Added Schumer: “Waiting for our judicial system, hanging by a bear thread from court decision to court decision is no way for anyone to have to live. It's cruel and inhumane to keep millions in limbo.”
Schumer said Democrats will pursue comprehensive immigration reform in the next Senate.
Republicans in the past have expressed a willingness to protect Dreamers, but they have demanded measures to boost security on the southern border in exchange for their support.
Sen. Dick Durbin, D-Ill., who co-sponsored the DREAM Act in 2001, said he knows of four or five Republicans who would support the bill. Democrats are hopeful that others will join them now that the midterms are behind them.
“We’re calling on 10 of our Republican colleague to have the courage to do publicly — vote — consistent with what they tell us behind closed doors,” Padilla said.
Durbin, who chairs the Senate Judiciary Committee that handles immigration legislation, said he’s inviting Republicans to meet with him to discuss a DACA bill, calling it “a high priority” in December.
More than 300 DACA recipients, Dreamers and immigration advocates traveled to Washington, D.C., this week to rally support for a DACA bill, Politico reported.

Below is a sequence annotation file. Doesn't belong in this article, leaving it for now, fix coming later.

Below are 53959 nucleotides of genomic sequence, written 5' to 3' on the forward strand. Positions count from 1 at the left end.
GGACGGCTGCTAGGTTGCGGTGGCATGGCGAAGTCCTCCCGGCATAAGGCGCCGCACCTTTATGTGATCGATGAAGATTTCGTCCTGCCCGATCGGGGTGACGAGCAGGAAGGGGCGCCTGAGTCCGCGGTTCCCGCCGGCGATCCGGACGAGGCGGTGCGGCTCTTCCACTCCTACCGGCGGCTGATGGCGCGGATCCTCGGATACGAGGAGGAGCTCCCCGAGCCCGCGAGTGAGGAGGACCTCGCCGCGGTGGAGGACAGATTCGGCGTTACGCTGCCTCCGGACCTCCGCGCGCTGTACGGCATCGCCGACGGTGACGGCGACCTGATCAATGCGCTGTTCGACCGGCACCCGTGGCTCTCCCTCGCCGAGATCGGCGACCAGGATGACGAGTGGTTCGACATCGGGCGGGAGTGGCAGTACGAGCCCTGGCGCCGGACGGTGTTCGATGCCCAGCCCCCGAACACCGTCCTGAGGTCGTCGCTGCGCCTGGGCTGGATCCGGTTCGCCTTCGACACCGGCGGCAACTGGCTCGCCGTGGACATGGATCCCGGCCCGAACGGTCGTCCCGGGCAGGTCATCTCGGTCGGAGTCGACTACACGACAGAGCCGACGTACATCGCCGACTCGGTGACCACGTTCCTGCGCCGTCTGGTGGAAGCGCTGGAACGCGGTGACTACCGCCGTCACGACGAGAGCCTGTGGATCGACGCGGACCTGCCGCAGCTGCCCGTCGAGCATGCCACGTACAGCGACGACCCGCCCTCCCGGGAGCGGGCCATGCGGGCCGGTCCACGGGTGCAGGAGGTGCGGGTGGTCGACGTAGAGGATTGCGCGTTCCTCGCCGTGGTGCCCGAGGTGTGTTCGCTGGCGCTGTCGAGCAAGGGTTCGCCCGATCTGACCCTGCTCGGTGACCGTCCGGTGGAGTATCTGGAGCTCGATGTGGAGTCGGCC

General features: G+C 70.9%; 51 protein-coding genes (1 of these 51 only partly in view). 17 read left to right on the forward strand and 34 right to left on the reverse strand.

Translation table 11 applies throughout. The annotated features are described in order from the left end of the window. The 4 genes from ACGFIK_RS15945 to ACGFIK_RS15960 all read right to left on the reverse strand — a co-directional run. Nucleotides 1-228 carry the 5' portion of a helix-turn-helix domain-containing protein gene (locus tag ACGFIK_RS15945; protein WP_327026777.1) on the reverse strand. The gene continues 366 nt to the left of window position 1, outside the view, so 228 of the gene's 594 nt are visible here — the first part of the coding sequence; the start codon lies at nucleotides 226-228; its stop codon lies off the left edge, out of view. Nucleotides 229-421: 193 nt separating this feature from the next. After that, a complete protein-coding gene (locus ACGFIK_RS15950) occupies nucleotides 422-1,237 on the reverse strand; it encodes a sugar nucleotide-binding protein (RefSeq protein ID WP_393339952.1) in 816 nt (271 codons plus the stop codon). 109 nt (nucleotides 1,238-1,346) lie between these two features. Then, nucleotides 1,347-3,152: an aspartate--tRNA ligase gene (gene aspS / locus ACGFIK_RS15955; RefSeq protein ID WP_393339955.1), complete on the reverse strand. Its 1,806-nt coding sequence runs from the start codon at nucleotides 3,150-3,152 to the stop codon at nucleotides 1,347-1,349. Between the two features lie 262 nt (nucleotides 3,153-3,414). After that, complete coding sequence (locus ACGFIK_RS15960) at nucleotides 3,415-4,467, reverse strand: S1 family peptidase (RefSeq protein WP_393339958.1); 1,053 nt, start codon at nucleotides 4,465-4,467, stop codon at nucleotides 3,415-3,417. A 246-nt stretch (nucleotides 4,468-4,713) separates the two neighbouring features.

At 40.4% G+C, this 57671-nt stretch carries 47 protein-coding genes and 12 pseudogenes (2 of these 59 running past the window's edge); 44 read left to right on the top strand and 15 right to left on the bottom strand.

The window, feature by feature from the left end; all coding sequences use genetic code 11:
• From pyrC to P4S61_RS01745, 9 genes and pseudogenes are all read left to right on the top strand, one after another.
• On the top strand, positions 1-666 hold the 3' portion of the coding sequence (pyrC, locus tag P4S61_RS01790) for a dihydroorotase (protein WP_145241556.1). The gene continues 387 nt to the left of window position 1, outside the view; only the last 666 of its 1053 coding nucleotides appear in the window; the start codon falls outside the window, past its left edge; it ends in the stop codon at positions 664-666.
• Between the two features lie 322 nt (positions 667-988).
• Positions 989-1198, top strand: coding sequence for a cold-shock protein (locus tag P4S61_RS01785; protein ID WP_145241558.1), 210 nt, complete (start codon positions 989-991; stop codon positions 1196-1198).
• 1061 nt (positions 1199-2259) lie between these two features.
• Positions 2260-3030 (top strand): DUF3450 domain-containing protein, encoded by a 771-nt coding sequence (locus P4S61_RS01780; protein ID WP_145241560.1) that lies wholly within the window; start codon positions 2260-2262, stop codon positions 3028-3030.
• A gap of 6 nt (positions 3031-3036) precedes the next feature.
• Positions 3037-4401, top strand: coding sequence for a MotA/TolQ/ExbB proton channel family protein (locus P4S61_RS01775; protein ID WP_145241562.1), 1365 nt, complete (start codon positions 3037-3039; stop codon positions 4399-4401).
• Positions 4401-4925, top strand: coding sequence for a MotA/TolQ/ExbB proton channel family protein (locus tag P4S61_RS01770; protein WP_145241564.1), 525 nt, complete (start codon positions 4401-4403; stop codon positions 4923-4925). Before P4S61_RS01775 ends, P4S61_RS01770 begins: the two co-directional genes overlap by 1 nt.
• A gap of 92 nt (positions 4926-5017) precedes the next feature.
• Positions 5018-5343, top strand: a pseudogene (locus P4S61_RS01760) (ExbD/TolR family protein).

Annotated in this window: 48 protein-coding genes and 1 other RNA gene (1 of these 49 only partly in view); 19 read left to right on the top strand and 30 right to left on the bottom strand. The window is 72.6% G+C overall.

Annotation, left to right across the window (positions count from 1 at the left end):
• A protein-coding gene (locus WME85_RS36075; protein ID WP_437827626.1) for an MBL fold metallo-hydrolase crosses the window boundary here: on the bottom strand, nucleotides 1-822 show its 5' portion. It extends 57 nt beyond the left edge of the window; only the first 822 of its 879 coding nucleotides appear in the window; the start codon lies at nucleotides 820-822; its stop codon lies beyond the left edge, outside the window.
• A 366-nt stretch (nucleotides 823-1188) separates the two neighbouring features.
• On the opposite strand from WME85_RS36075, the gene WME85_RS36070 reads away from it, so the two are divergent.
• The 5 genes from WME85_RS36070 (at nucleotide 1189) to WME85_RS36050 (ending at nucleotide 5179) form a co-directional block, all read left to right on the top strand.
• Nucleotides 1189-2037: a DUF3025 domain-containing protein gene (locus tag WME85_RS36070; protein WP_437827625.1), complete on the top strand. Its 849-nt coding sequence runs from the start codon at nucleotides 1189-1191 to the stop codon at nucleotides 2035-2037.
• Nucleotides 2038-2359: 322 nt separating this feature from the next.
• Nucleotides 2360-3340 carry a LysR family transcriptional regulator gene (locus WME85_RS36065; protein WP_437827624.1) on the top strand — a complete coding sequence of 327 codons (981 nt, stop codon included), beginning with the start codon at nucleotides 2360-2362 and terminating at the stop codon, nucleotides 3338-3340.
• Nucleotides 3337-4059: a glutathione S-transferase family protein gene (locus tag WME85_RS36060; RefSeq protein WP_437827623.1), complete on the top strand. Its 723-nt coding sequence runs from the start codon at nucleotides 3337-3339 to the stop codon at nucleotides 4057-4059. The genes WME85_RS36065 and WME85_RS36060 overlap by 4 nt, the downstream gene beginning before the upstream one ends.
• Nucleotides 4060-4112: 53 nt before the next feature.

“We are in another moment of choice,” Greisa Martinez, executive director of the advocacy group United We Dream, said at the news conference. “We can choose to act and deliver much-needed protection for millions of people, or we can choose to give in to the most cynical of our thoughts, those thoughts that tell us that we can't, that we won't, that it's too hard, not this year.”
Durbin said Dreamers “make America better.”
“Look at the jobs that they hold — teachers, nurses, essential health workers,” he said. “You find them in the nursing homes and day care centers caring for the things that we value the most — our children and our grandchildren, and our grandparents and parents. It's a commitment that they make to this country every single day to prove that we were right initially.”
Diego Corzo, a 32-year-old DACA recipient from Austin, Texas, shared his story or migrating to the U.S. from Peru with his family at age 9. He graduated third in his high school class but could not receive a scholarship or financial aid because of his immigration status. He graduated in the top 1% of his class from Florida State University, but, being an undocumented immigrant, he could not find a job.
“I was stuck,” he said. “But that's when the DACA program got introduced. And that is when my life began to change.”
He was soon hired as a software developer at General Motors and bought his first home. Today, he said, he owns more than 60 rental properties and multiple million-dollar businesses.
“I've achieved all of this because my dreams are bigger than my lack of papers,” Corzo said. “But I still believe that we still haven't achieved our full potential. I haven't achieved my full potential. And it is all because of the uncertainty of not knowing what the future holds, living with constant fear that if the DACA program is ended, we can be deported.”